Top researcher argues most physicians aren't prepared to deal with obesity epidemic

The soaring obesity rates across the globe have been called the most critical challenge to public health of the 21st century. A top university researcher argues that most physicians are not adequately prepared to deal with this obesity epidemic.

In an article published in Canadian Family Physician, University of Alberta researcher Tim Caulfield examines the vital role physicians play in managing and identifying obesity and highlights the obstacles these physicians must overcome when treating obese patients. Caulfield, who is the Canada Research Chair in Health Law at the U of A and professor and research director in public health sciences, is recognized as one of the foremost experts in health law research in Canada.

In North America, physicians have a legal obligation to provide their patients with a reasonable standard of care, says Caulfield. By law, overweight and obese patients are entitled to the same level of care as the general public; however, there are reasons to believe this patient population is not, in some circumstances, receiving optimal care and advice.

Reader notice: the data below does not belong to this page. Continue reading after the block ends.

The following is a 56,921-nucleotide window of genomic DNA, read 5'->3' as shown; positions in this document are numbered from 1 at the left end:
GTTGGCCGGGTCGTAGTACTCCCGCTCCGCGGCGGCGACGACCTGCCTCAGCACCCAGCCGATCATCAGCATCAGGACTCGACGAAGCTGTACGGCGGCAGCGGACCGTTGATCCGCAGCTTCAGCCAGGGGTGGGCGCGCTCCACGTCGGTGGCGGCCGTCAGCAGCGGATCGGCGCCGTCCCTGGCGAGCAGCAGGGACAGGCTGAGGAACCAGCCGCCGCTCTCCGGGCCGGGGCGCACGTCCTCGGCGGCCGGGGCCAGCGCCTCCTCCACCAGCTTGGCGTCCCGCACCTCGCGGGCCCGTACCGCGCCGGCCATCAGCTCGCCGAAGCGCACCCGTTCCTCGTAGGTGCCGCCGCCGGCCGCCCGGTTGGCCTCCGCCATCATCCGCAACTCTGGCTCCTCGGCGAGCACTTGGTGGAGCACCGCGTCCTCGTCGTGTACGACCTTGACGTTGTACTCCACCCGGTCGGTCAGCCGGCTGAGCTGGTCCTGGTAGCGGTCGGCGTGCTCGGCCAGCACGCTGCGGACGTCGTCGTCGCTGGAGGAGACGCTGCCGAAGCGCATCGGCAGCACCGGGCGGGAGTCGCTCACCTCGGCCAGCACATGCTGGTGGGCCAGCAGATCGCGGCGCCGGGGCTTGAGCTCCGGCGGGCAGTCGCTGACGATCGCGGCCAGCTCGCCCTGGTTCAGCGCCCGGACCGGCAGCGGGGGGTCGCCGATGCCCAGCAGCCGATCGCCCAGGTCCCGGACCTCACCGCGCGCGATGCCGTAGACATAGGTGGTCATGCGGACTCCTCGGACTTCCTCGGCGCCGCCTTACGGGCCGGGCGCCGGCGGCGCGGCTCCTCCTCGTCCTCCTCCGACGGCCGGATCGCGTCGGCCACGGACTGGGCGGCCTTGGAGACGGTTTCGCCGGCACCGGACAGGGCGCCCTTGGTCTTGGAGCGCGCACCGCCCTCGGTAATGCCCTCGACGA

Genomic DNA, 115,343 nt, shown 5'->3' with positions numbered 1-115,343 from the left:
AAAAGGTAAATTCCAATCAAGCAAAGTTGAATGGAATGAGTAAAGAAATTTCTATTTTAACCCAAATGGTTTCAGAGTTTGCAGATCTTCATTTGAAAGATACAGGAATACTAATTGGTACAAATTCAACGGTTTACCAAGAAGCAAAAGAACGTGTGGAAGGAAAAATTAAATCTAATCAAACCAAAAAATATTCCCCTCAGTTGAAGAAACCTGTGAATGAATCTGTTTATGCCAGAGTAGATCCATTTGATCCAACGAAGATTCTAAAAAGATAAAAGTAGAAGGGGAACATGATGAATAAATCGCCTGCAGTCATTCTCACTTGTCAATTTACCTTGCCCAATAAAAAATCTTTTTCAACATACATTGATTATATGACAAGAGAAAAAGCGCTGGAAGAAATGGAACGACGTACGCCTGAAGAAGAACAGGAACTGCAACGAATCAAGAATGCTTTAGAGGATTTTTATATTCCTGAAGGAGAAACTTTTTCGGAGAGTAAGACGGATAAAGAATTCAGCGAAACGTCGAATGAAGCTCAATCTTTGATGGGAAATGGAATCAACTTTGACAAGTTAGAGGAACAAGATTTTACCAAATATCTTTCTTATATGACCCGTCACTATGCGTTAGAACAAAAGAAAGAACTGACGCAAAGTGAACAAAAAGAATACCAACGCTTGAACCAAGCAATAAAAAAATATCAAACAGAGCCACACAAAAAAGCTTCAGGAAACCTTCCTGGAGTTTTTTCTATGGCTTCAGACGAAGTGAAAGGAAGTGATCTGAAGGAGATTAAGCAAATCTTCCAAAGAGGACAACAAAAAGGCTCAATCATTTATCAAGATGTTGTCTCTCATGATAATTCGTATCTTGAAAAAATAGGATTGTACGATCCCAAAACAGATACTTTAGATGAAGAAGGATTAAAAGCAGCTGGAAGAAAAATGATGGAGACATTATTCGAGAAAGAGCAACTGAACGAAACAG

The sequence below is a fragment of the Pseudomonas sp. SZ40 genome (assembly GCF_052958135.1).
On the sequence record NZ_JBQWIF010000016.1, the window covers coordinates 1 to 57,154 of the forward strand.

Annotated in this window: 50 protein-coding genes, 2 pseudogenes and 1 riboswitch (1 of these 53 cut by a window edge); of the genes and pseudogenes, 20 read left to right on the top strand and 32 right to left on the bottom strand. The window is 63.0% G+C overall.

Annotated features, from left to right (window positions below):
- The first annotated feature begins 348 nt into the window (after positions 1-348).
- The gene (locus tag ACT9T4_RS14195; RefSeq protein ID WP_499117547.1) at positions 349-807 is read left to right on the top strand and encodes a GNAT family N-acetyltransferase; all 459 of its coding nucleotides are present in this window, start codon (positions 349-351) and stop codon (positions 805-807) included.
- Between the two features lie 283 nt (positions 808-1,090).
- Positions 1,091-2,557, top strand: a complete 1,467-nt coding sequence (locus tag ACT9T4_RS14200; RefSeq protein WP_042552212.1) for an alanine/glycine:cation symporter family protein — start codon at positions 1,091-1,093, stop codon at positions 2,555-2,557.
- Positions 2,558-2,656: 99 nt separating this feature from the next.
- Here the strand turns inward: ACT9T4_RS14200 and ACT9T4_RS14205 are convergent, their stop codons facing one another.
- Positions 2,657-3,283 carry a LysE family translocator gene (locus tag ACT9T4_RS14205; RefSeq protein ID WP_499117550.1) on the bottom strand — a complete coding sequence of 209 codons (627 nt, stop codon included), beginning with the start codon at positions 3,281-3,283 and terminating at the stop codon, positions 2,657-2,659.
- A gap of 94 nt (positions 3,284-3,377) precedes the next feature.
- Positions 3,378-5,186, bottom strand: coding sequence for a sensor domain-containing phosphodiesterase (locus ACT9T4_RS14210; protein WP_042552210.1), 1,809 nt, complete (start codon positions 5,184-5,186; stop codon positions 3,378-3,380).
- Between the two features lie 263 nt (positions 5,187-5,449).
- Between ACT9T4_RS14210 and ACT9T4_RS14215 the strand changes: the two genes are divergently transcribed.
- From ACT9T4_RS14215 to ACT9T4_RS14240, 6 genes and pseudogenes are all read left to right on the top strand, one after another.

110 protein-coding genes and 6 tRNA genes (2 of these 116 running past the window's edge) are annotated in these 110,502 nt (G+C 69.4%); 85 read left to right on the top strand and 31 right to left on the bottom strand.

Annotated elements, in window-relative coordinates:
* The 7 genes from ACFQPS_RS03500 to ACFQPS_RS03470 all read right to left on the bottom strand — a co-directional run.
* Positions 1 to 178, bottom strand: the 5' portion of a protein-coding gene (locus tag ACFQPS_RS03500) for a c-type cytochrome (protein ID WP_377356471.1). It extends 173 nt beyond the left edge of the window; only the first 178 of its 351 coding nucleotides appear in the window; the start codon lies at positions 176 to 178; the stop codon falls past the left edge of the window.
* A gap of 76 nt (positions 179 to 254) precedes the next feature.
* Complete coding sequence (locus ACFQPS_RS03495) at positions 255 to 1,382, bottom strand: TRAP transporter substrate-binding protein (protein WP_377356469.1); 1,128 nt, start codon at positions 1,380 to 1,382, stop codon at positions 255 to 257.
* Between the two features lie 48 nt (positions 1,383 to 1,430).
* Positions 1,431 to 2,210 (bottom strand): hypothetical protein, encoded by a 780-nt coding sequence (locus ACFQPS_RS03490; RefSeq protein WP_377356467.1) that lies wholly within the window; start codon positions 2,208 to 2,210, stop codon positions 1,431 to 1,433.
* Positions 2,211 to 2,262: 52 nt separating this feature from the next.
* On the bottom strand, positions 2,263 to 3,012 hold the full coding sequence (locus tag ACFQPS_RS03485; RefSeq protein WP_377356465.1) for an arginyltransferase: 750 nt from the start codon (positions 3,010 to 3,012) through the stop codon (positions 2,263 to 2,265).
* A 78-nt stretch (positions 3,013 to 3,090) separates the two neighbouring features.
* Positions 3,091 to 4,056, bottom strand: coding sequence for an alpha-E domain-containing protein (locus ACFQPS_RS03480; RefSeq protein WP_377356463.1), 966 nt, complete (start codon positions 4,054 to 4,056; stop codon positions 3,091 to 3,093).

Available data indicates that many physicians do not have the skills and knowledge to address obesity. According to Caulfield, this could contribute to substandard care in the way obesity is handled and in the way obese patients are treated.

"Family physicians play a crucial role in identifying and managing obesity," says Caulfield. "As the rates of obesity become more prevalent, we need to recognize and become aware of the issues that can reduce liability and improve the care of these patients."

Caulfield notes that earlier studies have found that most physicians (83 per cent) were less likely to perform physical examinations on reluctant obese patients, and 17 per cent admitted reluctance to perform pelvic exams on obese patients. One study found that one-fourth of physicians think that they are not at all or only slightly competent recommending treatment for obese patients.

As obesity rises, Caulfield notes, so will the number of malpractice suits. "By identifying the legal issues that may come with treating these patients, it will become easier for family physicians to address weight management."

Steps should be taken, according to Caulfield, to ensure family physicians have the skills, tools and resources necessary to satisfy their legal duties and to optimize their role in managing this complex public health concern.

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